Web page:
This is the 4th Yankees walk-off grand slam with the team trailing, and it’s illustrious company — Alex Rodriguez (April 7, 2007), Jason Giambi (May 17, 2002), and Babe Ruth (September 24, 1925). Plus, Teixeira is the 1st Yankee to hit a walk-off grand slam against the Red Sox since Charlie Keller in 1942.

Now, that we’ve geeked out a bit on tonight’s Yankee good news. The Red Sox were also served their own good news tonight. Despite the loss, the Red Sox clinched the AL East division due to the Orioles beating the Blue Jays in their game. The Blue Jays were the last threat to the Red Sox lead, and thanks in part to the Yankees beating them in 3 games this weekend, the Red Sox eased into the lead and took the division title. Of course, the best comment of the night is wouldn’t it be weird to see both teams celebrating on the field — the Yankees for their grand slam win, the Red Sox for their division championship. But I’m glad they saved it for the visitor’s clubhouse.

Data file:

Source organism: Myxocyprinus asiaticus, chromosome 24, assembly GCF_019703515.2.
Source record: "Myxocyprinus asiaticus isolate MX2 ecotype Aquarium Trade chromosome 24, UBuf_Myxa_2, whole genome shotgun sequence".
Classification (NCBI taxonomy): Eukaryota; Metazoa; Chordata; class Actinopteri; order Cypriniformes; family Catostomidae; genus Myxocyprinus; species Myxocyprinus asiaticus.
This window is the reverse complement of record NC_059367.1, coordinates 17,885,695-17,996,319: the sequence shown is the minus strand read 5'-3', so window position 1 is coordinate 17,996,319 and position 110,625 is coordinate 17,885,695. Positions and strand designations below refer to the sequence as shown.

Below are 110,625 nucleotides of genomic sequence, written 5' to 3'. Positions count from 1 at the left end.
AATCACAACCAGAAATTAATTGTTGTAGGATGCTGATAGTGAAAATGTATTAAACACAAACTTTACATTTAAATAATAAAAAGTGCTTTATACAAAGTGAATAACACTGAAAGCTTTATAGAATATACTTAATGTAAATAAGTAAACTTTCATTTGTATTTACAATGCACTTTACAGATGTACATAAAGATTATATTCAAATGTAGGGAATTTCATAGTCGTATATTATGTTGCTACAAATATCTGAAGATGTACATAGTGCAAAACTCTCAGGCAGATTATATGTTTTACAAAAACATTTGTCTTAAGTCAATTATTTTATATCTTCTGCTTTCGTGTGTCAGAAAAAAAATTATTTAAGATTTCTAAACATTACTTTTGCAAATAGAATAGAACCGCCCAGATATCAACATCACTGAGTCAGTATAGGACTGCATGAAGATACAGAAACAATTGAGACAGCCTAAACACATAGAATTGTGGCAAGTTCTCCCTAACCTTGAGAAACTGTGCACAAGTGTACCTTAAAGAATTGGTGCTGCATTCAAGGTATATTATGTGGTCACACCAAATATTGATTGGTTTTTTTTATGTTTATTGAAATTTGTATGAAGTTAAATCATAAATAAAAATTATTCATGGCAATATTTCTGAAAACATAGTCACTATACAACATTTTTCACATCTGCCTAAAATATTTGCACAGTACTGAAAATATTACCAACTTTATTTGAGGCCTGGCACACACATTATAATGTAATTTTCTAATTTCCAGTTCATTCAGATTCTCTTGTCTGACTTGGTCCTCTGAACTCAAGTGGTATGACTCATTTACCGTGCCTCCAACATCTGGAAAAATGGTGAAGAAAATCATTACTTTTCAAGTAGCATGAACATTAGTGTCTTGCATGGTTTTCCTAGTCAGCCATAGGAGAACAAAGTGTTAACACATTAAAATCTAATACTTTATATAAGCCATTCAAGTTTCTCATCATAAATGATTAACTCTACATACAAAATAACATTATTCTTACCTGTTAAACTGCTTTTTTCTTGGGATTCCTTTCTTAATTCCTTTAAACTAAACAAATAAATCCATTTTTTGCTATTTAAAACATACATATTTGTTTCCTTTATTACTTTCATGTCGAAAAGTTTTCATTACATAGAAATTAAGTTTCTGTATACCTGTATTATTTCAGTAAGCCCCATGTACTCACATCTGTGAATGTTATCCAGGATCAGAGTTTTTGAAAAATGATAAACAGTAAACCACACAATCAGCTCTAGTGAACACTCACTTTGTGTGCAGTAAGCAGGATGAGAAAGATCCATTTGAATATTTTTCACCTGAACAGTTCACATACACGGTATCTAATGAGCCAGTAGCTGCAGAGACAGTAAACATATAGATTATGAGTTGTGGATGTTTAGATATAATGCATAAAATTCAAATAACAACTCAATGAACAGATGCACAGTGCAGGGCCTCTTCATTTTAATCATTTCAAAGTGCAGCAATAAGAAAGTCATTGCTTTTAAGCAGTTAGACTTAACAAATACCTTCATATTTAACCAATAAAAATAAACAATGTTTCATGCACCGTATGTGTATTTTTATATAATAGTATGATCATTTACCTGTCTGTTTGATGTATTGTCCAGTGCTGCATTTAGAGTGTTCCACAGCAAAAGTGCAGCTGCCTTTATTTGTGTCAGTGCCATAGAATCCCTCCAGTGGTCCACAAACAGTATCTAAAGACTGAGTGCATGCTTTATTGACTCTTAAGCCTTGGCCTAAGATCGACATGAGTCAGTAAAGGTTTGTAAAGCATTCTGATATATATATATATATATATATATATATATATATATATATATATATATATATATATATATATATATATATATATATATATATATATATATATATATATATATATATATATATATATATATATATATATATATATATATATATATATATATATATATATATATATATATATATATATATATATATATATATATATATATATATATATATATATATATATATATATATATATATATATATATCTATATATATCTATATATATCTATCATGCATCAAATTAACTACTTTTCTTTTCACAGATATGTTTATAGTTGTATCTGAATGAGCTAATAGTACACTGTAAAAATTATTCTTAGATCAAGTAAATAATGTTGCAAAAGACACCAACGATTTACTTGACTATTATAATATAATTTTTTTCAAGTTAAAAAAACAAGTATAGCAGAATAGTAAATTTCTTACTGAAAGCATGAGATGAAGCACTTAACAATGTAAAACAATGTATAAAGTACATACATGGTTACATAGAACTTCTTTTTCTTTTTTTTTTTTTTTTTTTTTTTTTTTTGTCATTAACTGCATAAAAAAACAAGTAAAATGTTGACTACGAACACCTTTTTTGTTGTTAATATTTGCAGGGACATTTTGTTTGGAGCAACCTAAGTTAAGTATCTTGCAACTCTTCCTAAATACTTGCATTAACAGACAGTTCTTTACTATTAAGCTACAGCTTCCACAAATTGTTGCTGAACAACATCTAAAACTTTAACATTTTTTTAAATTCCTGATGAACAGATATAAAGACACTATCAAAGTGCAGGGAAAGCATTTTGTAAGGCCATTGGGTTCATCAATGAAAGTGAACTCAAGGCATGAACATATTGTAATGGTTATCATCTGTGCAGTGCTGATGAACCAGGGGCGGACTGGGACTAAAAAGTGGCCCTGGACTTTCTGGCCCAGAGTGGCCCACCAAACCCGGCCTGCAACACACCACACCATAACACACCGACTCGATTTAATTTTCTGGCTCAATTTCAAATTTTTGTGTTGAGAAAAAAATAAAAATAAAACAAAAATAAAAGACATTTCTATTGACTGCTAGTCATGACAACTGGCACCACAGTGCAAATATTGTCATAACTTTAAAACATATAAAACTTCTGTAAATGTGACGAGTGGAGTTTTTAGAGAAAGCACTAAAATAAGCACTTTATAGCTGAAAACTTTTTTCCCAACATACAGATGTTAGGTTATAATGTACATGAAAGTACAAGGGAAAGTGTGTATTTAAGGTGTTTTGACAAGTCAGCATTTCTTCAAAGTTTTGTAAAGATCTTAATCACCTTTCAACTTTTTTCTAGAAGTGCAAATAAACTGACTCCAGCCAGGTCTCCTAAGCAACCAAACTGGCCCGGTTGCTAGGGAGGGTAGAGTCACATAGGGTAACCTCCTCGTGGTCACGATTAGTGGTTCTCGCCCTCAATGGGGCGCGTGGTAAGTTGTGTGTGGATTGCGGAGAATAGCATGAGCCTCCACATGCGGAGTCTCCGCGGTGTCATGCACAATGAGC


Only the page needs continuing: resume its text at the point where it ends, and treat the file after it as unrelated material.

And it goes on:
Go Yankees!

Game 153: NYY vs. TOR — Forgotten offense & a Queen City shutout

I’m almost positive the Yankees left their offense somewhere before they showed up at customs on the Canadian border. Also, their pitching. And some early game defense. Yeah, tonight’s game was one of those I’d rather forget. And I’m guessing a good portion of the Yankees join me in that sentiment.

Okay, so the nicest way to put this is that the Yankee pitchers weren’t exactly having a great day in tonight’s weekend opener against the Blue Jays. Bryan Mitchell got the start and actually didn’t do that terrible in the scheme of things. It just wasn’t great. In his 6 innings, Mitchell threw 93 pitches, gave up 6 hits, 4 walks, and 3 runs (only 1 earned run), and struck out just 2 Toronto batters.

All of Mitchell’s trouble was in the beginning of the game. In the 1st, with 1 out, a runner reached on a defensive fielding error. But then with a single and walk (and the first of his 2 strikeouts), a single scored the first two runs for the Blue Jays. Then with 2 runners on base with singles in the 2nd, a sacrifice bunt moved the runners to scoring position. They didn’t need it because a walk loaded the bases. And then the most anticlimactic way to score a run — a walk scored a run. Then the defense remembered they were playing a game and got a double play to end the inning and the run-scoring under Mitchell tonight.